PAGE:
Waiting For The Dream House


Once upon a time, when pork chops were a nickel apiece and people paid cash for their cars, prudent advice for young people was to wait and save up enough money until they had cash to pay for their dream house — or at least 50 percent down.

Grandparents, who probably lived through the Great Depression, may be horrified not only at today’s prices, but also at today’s financing advice.

In many areas of the country, though, it’s foolish to wait. In some areas, a young couple may wait a year to accumulate a few thousand dollars, only to find that during that year, the same house they could have bought has gone up in price by more than they were able to save.

In most states, attractive special deals are available for first-time homebuyers . Any good real estate agent who specializes in the areas you want should have information. Especially in those parts of the country where prices are rising, it’s just as well to get in immediately.

These days it’s prudent for many people to buy whatever you can comfortably afford right now. There’s no need to wait till you’re married and ready for a Ozzie and Harriet family either. Singles, single parents, unmarried couples make up a substantial part of the homebuying public these days.

Take advantage of today’s remarkably low mortgage interest rates , move in, start getting the income tax advantages of home ownership, and then save up for your dream house.

When you find it, you’ll have something to trade in, something that may well have gone up in value in the meantime.

Written by Edith Lank


The Basics: Home Buying 101


You need three things to buy a house — good income, good credit, and some cash. And if you lack any one of those, sometimes even if you lack two, there is often a way around it.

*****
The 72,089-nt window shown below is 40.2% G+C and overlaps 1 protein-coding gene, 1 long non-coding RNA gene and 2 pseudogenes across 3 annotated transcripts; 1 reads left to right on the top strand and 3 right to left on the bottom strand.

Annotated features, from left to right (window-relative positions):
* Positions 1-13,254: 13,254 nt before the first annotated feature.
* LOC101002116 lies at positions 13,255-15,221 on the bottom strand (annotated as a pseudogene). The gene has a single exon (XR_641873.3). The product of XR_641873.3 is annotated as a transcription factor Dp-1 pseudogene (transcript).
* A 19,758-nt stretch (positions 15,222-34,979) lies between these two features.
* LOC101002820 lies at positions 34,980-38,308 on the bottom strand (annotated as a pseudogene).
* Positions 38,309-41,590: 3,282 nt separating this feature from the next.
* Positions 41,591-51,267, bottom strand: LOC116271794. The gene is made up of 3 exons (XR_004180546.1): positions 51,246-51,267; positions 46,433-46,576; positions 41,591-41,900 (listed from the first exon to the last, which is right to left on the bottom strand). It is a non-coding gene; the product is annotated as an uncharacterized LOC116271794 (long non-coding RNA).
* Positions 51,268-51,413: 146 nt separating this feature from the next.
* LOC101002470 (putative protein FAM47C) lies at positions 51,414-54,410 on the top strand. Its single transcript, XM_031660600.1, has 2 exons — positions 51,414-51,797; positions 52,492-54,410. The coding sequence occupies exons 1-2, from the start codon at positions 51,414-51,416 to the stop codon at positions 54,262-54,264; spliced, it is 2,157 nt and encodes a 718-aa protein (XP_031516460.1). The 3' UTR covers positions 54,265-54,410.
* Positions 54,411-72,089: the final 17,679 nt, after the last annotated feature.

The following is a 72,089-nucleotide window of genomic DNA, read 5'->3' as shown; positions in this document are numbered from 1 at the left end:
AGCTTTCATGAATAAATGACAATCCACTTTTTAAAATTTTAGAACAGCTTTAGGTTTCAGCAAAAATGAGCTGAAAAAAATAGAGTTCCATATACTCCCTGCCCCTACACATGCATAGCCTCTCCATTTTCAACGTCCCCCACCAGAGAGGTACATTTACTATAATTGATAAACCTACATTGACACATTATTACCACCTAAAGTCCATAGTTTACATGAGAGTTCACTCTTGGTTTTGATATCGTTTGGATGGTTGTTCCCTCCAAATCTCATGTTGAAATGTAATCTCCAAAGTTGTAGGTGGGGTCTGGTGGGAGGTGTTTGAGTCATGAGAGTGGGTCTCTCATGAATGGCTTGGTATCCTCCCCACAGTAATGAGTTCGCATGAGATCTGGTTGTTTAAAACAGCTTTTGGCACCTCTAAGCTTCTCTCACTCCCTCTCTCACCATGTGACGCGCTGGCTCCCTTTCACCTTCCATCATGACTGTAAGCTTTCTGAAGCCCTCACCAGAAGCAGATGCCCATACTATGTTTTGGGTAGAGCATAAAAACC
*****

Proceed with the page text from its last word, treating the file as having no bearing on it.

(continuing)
After all, if you have enough cash, income and credit won’t matter. You can simply pay cash for your home. If that’s your situation, in fact, you’re in a strong negotiating position and can sometimes buy at a bargain figure, because you represent a sure thing, a simple transaction, for the seller.

So what if you have good income and credit, but lack money for down payment and closing costs? Several options are open to you. For starters, veterans can obtain a VA-guaranteed loan with no down payment at all. And if you can find sellers who agree, the VA will allow them to furnish the cash outlay you need, covering everything from bank points to your prepaid property taxes.

Any buyer can apply for an FHA-insured mortgage, with down payment of less than three percent. New regulations allow the down payment to be furnished by a relative. Some of your closing costs (prepaid mortgage insurance premium for example) may be financed along with the rest of the loan. And a cooperative seller may agree to cover some of your other costs.

Or perhaps you’ll find a seller willing to “take back” financing — let you pay month by month on a mortgage, with nothing down and minimal closing costs. You’ll need a sterling credit record and really dependable income before a seller is likely to take such a chance on you, and it will help if the seller doesn’t need immediate cash. Small income properties owned by elderly landlords who are tired of managing tenants are likely bets.

In recent years, many new programs have offered special opportunities for those who can’t meet the usual credit qualifications for mortgage loans. Some of these programs are federal, others are state-sponsored or even local. Some require you to receive credit counseling and attend education seminars on how to manage money. Any good real estate agent should have information on what’s available in your area.

Written by Edith Lank